Laysla De Oliveira

A weird byproduct of the attention that’s come with the success of her new Netflix show “Locke & Key” is that Laysla De Oliveira has been getting sent lots of choking memes.

“Because there’s a scene where I choke someone,” the 28-year-old says from the lobby of the Freehand hotel in New York, where she’s staying for a brief work trip following the show’s release. “So I get a lot of choking memes, which is hilarious.”

Luckily there have been some other, more family-friendly interactions as well.

“I just started to get recognized, which is interesting,” she continues. “Actually, on the plane over here, I was rereading the comics just to freshen up. Somebody leaned over and we were chatting and he said, ‘Oh, they just did a great show on Netflix. ‘Locke & Key,’ it’s a really great show.’ And then he kept staring and started to realize and I was like, ‘It’s me!’”

Laysla De Oliveira

Laysla De Oliveira  Caroline Tompkins/WWD

The comic show, which premiered in February, follows the “Locke & Key” comic and tells the story of a family who, after having to move to Massachusetts following the death of the father, discovers a series of magical keys throughout his family home they’re now inhabiting — and a demon who wants the keys themselves. It is the first major taste of stardom for the actress, what she considers her first “big girl part.”

“It’s a whole other side of acting that I feel really fortunate I got to explore,” she says.

De Oliveira, who warns upon meeting that she’ll be doling out hugs, was born and raised in Toronto, the daughter of Brazilian immigrants who sought a better life in Canada.

“My mom, the story she tells me was she basically used to live under a bridge, not really have any food or a proper place to live, and used to go to school just to be fed essentially,” she says. “My dad kind of did the same thing. He grew up on a farm and he came here to study and for a better life for him and his family.”

Growing up she felt between the two cultures, viewed as Brazilian by Canadians and Canadian by Brazilians.

“There’s sort of this world of lost children who have two very strong cultures in their DNA,” she says.

Performing was always a favorite outlet. Growing up, her mom would host dinner parties and De Oliveira would charge the guests $2 for “dinner and show,” which would consist of her lip syncing to Britney Spears with multiple costume changes.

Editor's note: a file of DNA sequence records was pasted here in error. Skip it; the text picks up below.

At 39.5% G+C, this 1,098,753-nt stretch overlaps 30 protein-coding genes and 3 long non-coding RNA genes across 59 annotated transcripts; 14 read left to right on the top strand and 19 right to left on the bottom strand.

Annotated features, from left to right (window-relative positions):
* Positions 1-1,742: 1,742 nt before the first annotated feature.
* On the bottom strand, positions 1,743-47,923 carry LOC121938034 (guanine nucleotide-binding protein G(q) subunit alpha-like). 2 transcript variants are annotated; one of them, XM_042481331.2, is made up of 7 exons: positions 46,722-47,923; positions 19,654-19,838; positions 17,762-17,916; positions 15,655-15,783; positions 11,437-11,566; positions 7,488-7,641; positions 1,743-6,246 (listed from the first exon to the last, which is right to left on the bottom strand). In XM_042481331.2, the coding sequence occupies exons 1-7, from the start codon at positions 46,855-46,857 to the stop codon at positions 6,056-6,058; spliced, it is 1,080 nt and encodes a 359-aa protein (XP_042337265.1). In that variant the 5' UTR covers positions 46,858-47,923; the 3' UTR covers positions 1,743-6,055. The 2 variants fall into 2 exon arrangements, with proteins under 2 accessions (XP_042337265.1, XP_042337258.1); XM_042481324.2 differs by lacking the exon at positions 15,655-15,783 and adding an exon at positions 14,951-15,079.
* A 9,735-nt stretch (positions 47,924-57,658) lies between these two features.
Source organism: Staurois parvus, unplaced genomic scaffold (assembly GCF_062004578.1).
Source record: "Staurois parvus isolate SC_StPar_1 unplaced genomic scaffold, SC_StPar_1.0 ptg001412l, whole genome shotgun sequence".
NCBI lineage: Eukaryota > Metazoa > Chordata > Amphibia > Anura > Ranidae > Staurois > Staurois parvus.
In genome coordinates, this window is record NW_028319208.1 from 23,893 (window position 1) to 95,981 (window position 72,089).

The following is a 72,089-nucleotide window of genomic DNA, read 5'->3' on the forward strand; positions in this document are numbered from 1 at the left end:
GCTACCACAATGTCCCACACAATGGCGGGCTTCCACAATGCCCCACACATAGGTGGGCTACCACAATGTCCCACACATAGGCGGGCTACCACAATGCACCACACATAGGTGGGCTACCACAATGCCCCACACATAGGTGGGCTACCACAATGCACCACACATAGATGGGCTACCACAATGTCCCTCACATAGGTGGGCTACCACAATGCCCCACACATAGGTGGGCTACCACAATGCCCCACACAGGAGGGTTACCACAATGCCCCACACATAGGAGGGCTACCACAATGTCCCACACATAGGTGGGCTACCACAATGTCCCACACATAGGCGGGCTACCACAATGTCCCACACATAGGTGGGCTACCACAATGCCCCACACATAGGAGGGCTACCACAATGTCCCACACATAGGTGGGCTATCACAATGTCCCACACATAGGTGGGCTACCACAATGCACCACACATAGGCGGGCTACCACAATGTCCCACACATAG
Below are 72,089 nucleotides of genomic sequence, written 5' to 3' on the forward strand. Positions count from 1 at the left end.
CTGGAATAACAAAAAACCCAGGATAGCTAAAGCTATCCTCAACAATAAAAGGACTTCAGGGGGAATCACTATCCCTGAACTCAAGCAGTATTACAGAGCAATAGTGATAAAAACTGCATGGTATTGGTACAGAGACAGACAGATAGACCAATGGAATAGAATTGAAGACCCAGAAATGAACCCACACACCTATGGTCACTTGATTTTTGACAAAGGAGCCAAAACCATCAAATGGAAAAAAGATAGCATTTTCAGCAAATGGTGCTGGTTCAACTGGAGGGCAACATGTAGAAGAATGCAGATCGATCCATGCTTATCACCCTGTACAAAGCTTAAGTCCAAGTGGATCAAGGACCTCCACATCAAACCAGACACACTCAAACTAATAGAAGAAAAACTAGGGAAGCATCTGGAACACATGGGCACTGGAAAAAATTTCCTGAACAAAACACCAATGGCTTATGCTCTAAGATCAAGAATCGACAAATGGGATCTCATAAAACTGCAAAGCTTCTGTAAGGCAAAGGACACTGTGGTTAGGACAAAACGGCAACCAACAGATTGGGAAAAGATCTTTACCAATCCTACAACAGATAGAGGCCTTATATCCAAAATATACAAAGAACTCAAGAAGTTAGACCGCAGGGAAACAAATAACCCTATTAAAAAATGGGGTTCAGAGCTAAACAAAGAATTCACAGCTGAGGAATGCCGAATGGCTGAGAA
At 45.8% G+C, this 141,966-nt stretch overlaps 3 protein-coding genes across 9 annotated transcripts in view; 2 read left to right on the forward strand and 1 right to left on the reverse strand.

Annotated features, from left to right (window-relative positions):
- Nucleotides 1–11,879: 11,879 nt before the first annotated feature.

“Of course, none of this is recorded and not up on YouTube. Thankfully,” she says.

After her first drama class in high school, she began to dream about making acting a profession one day but the uncertainty of it all intimidated her.

“I think it’s a scary thing. Any job is scary. But my stepdad always says, ‘Well, somebody has to do it.’ And then I always try to approach it in that way,” she says.

Laysla De Oliveira

Laysla De Oliveira  Caroline Tompkins/WWD

She attended a few years of drama school in Toronto before dropping out to audition and do some modeling.

“Acting is so challenging because it takes a really long time to be fulfilled that way and be paid to do so,” she says. “So I started off with small parts and although they were really fun, they weren’t really artistically fulfilling because they were smaller. And so it was hard to really sink my teeth into them. It wasn’t until I booked ‘In the Tall Grass’ for Netflix actually that I started to be like, ‘Wow, this is exactly where I want to be and what I want to be doing.’”

It was after she did “In the Tall Grass” that the “Locke & Key” audition popped up. She was Christmas shopping in a Banana Republic when she got the call the part was hers.

“I dropped all the clothes I was carrying and I ran outside the mall with no coat on, crying and screaming,” she says. “Also because I was now going to be hired for six months and had never done something like that before. The security and also just, ‘Wow, I can do the thing I love for six months. I have work for next year.’”

She plays a villain on the show, a chance she immediately jumped at.

“When people see me they think I’m very nice. So I just wanted to go outside my comfort zone and see what being bad looks like on me,” she says. “It’s nice not to be the Goody-Two shoes.”